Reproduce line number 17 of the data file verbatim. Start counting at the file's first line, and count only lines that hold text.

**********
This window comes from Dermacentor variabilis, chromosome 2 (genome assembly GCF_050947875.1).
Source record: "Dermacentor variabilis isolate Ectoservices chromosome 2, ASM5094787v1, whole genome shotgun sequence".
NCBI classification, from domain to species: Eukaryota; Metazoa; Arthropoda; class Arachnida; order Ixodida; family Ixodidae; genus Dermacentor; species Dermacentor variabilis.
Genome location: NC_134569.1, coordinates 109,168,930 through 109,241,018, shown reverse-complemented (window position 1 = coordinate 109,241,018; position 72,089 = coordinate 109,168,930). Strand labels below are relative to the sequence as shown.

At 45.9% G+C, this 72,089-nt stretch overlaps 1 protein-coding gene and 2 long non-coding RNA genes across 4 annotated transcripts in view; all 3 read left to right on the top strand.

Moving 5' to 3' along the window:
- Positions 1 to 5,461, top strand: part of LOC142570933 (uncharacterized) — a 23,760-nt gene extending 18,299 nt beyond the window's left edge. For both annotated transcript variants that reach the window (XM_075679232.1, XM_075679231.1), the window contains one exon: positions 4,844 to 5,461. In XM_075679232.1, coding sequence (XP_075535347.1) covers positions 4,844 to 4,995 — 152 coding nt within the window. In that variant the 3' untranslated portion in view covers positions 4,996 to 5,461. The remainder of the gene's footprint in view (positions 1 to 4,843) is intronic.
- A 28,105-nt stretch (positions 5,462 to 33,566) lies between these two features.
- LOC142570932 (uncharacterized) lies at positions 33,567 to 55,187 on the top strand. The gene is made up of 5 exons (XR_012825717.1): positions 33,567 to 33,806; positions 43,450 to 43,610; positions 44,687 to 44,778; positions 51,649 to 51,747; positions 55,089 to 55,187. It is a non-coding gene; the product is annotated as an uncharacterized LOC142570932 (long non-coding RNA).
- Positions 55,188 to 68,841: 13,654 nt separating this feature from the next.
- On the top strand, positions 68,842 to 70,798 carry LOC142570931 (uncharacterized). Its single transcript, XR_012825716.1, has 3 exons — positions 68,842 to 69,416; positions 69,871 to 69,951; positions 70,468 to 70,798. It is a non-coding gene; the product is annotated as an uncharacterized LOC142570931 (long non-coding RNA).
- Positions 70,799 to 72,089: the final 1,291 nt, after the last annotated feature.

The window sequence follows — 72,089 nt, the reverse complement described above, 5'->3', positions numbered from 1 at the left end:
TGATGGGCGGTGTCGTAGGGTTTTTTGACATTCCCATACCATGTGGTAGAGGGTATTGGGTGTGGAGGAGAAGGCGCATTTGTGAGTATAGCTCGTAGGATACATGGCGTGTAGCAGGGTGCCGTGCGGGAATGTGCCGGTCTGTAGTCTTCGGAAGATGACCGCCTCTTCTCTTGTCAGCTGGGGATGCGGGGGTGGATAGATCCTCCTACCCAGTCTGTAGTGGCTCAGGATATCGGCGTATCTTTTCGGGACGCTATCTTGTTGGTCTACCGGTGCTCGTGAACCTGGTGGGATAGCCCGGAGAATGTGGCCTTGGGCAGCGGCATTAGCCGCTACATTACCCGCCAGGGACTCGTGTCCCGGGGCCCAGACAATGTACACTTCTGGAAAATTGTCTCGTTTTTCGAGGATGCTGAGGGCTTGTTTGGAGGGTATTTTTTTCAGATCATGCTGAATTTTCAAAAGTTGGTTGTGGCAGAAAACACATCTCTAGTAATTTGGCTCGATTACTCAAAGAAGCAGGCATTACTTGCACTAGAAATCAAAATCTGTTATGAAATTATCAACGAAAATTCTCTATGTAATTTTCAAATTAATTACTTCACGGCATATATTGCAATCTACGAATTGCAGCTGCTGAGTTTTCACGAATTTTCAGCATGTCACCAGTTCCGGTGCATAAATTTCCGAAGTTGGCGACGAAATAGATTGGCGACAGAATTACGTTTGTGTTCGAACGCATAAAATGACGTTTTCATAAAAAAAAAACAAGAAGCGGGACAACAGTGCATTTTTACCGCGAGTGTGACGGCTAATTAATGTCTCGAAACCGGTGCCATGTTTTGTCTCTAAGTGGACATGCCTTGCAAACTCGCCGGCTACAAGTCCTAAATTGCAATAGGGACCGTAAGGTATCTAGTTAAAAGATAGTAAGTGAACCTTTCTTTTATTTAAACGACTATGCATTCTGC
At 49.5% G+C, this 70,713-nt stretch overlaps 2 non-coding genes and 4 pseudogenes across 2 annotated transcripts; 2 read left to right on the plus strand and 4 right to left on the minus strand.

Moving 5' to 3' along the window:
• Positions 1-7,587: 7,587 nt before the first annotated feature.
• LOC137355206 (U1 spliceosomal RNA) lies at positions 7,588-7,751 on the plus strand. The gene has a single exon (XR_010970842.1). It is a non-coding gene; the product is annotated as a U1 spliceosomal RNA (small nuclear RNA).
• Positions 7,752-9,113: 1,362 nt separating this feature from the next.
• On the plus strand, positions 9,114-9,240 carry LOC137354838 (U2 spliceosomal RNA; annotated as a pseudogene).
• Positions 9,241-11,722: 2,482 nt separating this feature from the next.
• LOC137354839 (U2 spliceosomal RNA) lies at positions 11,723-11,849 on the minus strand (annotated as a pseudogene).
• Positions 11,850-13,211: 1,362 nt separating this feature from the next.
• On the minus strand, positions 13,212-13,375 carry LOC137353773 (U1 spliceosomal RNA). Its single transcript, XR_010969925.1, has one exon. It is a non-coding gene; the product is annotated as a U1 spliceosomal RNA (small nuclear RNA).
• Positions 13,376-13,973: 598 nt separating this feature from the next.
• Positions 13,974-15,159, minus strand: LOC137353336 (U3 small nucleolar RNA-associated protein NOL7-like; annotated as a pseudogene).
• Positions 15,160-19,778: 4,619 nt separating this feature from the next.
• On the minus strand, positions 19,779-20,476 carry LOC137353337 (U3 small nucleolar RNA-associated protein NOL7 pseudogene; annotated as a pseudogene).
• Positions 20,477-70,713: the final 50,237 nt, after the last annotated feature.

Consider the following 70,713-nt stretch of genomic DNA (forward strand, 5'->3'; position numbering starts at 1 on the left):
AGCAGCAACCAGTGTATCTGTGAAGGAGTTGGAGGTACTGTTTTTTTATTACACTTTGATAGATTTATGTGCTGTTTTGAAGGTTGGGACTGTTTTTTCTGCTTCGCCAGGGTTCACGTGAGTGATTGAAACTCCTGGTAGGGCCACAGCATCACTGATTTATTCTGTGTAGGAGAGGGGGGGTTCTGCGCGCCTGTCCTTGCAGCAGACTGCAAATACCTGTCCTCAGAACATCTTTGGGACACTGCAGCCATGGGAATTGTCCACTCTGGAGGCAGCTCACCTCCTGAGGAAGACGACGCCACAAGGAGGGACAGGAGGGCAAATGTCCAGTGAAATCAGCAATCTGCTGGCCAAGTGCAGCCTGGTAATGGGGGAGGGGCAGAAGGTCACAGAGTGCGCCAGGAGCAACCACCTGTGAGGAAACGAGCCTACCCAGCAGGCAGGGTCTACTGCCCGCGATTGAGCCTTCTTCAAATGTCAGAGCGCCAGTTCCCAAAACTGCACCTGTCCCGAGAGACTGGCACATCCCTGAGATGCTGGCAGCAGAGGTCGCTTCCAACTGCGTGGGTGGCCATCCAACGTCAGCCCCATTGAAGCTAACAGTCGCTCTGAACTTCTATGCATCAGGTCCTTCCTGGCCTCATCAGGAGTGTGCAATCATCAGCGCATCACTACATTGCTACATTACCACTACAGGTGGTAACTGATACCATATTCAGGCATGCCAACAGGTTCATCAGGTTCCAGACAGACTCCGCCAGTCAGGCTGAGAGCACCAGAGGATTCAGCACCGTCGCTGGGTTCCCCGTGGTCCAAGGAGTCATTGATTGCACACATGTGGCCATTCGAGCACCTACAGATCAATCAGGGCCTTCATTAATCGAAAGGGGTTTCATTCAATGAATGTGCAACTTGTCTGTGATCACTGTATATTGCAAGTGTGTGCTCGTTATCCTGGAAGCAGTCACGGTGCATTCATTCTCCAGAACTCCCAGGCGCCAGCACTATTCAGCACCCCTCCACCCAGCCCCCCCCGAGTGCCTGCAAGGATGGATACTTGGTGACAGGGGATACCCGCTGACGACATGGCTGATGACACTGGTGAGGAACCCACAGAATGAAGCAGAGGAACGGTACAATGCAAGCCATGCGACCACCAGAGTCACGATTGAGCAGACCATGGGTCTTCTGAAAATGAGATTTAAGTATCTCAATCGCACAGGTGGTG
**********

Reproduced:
• Positions 1-7,587: 7,587 nt before the first annotated feature.